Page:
52. Memorandum From the Joint Chiefs of Staff Representative to the National Security Council Review Group (Unger) to the Chairman of the Review Group (Kissinger)1


  • NSSM–27, US Policy for Korea (U)
(U) Reference is made to your request at the Review Group meeting on 6 February 1970, and to the revised Issues Paper, subject as above, which was provided to the Joint Staff by the NSC Staff on 16 February 1970.2 JCS comments are provided below, along with suggested revisions to the Issues Paper, attached hereto.3
(S) The NSSM–27 paper4 raises the issue of the capabilities of the existing forces now in Korea and the appropriate level of US/ROK ground forces required to defend Korea against the potential threat. The JCS do not concur with the judgement in the Korea Study that 12–14 ROK divisions could hold an attack by North Korea. The current JCS objective for an adequate defense of Korea against North Korea, calls for 21 combat-ready divisions (19 ROK, 2 US). At some risk (which is increasing due to growing obsolescence of ROK equipment) the existing ground forces in Korea (17 ROKA, 1 ROKMC, and 2 US) have been able to deter an all-out attack and maintain a relatively stable situation in a tense environment. These forces are considered capable of stemming a North Korean attack and/or fighting a delaying action against a combined NK/CPR attack while awaiting additional support.
(S) The premise in NSSM–27 that a reduced number of improved and modernized divisions could equate to a somewhat larger number of unmodernized divisions is to some extent valid. However, it must be recognized that there are definite limits to which equipment improvement can offset reduction in force, particularly in the case of infantry divisions. The type of modernization required (high densities [Page 133] of air and ground mobility resources, advanced communications equipment) would be prohibitively expensive to acquire and support. Further, the modernization would be limited by time and the technical capabilities of the ROK. Given the special circumstances in Korea (uneasy Armistice, difficult terrain, and proximity of Seoul to front lines), reductions in ROK ground forces below 18 divisions should not be considered, and substantial improvements should be made to existing forces including ROK air and naval forces. The JCS do not consider the NSSM–27 postures provide adequate funds for essential ROK air and naval improvements.
(S) The JCS believe that withdrawal, now, of US forces would be untimely. Should such withdrawals be directed, the JCS consider that the minimum posture necessary to maintain existing deterrence and stability in Korea is 1-1/3 US divisions and 18 improved ROK divisions, with improvements to the ROK air and naval forces (as outlined in the JSOP) and continued US tactical air support. (The JCS have forwarded a plan for a reduction to 1-1/3 US divisions to the Office of the Secretary of Defense (ISA).) The JCS consider that 1/3 of a US division and 19 modernized ROK divisions would provide this same capability, but believe it would be imprudent to consider this reduction in US forces until the return of ROK forces from Vietnam.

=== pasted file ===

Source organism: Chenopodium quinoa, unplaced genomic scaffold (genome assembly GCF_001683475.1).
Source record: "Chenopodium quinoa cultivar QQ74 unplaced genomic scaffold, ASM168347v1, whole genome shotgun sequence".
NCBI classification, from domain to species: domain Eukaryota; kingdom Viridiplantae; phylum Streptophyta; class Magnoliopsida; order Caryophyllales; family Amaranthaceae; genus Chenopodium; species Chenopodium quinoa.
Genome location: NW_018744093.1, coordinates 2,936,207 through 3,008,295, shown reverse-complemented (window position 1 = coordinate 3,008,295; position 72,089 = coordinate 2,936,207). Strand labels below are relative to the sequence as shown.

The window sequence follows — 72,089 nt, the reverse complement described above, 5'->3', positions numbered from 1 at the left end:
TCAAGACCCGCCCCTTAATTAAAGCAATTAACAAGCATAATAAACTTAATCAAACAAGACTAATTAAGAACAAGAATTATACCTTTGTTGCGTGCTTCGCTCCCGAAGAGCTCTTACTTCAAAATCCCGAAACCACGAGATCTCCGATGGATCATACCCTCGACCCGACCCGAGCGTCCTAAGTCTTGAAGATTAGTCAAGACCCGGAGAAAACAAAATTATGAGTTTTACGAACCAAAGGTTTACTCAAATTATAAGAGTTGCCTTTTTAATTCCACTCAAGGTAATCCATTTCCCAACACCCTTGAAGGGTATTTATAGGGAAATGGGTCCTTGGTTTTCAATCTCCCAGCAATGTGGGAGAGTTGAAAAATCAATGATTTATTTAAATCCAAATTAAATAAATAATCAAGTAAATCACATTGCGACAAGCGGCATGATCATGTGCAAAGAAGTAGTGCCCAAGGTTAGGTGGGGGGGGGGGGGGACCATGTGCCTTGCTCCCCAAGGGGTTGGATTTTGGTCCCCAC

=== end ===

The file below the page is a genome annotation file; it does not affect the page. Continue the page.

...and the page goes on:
(S) The above represents the JCS view of the military considerations concerning US/ROK posture in Korea. However, proposals for withdrawal of US troops must also address other important factors involved, including political, psychological and economic. US forces in Korea are a symbol of the US commitments to the defense of the Republic of Korea, and in fact to all of Northeast Asia. Any significant or rapid reduction in the US presence could cause anxiety to the Koreans and be regarded (by both allies and enemies) as evidence that the United States had lost interest in meeting its defense commitments in Korea. This would be particularly serious if US reductions were not fully offset by the completion of substantial improvements to ROK forces in advance of any US withdrawal.
F.T. Unger

Lieutenant General, USA
  1. Source: National Archives, Nixon Presidential Materials, NSC Files, NSC Institutional Files (H-Files), Box H–042, Senior Review Group Meetings, Review Group Meeting—NSSM 27 Korea 2/19/70. Secret. Copies were sent to members of the Review Group.
  2. See Document 51. The final report on NSSM 27 was completed on December 19, 1969, and is in the National Archives, Nixon Presidential Materials, NSC Files, NSC Institutional Files (H-Files), Box H–042, Senior Review Group Meetings, Review Group Meeting—NSSM 27 Korea 2/19/70.
  3. The JCS revisions are attached but not printed.
  4. Document 27.